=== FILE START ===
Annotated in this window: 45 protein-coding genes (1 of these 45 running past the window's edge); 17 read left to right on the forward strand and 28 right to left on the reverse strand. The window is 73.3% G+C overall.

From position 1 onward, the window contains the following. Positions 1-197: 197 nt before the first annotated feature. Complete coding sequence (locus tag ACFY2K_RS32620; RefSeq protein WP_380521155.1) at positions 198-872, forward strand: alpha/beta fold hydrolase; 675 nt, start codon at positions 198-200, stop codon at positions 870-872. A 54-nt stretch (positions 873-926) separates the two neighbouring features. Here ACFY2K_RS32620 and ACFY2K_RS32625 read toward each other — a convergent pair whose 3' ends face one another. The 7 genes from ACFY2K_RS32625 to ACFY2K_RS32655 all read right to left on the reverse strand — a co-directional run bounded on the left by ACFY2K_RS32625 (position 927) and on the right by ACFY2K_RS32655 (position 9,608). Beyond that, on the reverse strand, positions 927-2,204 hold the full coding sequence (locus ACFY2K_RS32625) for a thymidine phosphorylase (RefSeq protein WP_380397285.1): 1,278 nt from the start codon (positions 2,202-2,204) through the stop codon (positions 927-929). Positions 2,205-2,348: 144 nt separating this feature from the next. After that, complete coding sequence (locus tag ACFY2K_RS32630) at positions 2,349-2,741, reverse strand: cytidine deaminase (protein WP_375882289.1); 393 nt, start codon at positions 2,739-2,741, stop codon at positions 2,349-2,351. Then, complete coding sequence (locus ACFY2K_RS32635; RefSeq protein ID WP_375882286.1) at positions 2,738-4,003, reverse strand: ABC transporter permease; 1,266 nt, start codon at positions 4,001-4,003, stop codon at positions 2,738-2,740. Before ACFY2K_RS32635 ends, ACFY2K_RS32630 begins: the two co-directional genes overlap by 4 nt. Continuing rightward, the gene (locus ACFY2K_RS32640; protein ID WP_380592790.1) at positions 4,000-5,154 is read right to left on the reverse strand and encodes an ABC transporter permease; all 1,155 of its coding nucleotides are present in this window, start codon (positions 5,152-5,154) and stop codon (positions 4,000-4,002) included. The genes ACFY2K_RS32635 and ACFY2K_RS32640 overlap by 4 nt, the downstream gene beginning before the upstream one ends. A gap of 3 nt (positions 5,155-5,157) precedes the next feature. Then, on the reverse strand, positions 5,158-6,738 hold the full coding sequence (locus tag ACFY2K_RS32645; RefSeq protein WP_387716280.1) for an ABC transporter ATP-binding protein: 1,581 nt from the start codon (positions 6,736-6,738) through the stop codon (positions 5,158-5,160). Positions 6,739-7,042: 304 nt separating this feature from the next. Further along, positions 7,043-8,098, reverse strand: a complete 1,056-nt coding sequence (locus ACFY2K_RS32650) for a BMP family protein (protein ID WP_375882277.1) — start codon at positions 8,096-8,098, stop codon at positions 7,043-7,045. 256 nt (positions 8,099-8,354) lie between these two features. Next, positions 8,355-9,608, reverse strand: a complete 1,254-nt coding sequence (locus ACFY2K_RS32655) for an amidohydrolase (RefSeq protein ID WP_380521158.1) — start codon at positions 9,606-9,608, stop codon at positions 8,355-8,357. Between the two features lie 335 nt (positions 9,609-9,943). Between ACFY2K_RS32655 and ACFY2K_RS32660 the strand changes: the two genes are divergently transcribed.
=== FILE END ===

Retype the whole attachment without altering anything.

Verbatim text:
Annotated in this window: 45 protein-coding genes (1 of these 45 running past the window's edge); 17 read left to right on the forward strand and 28 right to left on the reverse strand. The window is 73.3% G+C overall.

From position 1 onward, the window contains the following. Positions 1-197: 197 nt before the first annotated feature. Complete coding sequence (locus tag ACFY2K_RS32620; RefSeq protein WP_380521155.1) at positions 198-872, forward strand: alpha/beta fold hydrolase; 675 nt, start codon at positions 198-200, stop codon at positions 870-872. A 54-nt stretch (positions 873-926) separates the two neighbouring features. Here ACFY2K_RS32620 and ACFY2K_RS32625 read toward each other — a convergent pair whose 3' ends face one another. The 7 genes from ACFY2K_RS32625 to ACFY2K_RS32655 all read right to left on the reverse strand — a co-directional run bounded on the left by ACFY2K_RS32625 (position 927) and on the right by ACFY2K_RS32655 (position 9,608). Beyond that, on the reverse strand, positions 927-2,204 hold the full coding sequence (locus ACFY2K_RS32625) for a thymidine phosphorylase (RefSeq protein WP_380397285.1): 1,278 nt from the start codon (positions 2,202-2,204) through the stop codon (positions 927-929). Positions 2,205-2,348: 144 nt separating this feature from the next. After that, complete coding sequence (locus tag ACFY2K_RS32630) at positions 2,349-2,741, reverse strand: cytidine deaminase (protein WP_375882289.1); 393 nt, start codon at positions 2,739-2,741, stop codon at positions 2,349-2,351. Then, complete coding sequence (locus ACFY2K_RS32635; RefSeq protein ID WP_375882286.1) at positions 2,738-4,003, reverse strand: ABC transporter permease; 1,266 nt, start codon at positions 4,001-4,003, stop codon at positions 2,738-2,740. Before ACFY2K_RS32635 ends, ACFY2K_RS32630 begins: the two co-directional genes overlap by 4 nt. Continuing rightward, the gene (locus ACFY2K_RS32640; protein ID WP_380592790.1) at positions 4,000-5,154 is read right to left on the reverse strand and encodes an ABC transporter permease; all 1,155 of its coding nucleotides are present in this window, start codon (positions 5,152-5,154) and stop codon (positions 4,000-4,002) included. The genes ACFY2K_RS32635 and ACFY2K_RS32640 overlap by 4 nt, the downstream gene beginning before the upstream one ends. A gap of 3 nt (positions 5,155-5,157) precedes the next feature. Then, on the reverse strand, positions 5,158-6,738 hold the full coding sequence (locus tag ACFY2K_RS32645; RefSeq protein WP_387716280.1) for an ABC transporter ATP-binding protein: 1,581 nt from the start codon (positions 6,736-6,738) through the stop codon (positions 5,158-5,160). Positions 6,739-7,042: 304 nt separating this feature from the next. Further along, positions 7,043-8,098, reverse strand: a complete 1,056-nt coding sequence (locus ACFY2K_RS32650) for a BMP family protein (protein ID WP_375882277.1) — start codon at positions 8,096-8,098, stop codon at positions 7,043-7,045. 256 nt (positions 8,099-8,354) lie between these two features. Next, positions 8,355-9,608, reverse strand: a complete 1,254-nt coding sequence (locus ACFY2K_RS32655) for an amidohydrolase (RefSeq protein ID WP_380521158.1) — start codon at positions 9,606-9,608, stop codon at positions 8,355-8,357. Between the two features lie 335 nt (positions 9,609-9,943). Between ACFY2K_RS32655 and ACFY2K_RS32660 the strand changes: the two genes are divergently transcribed.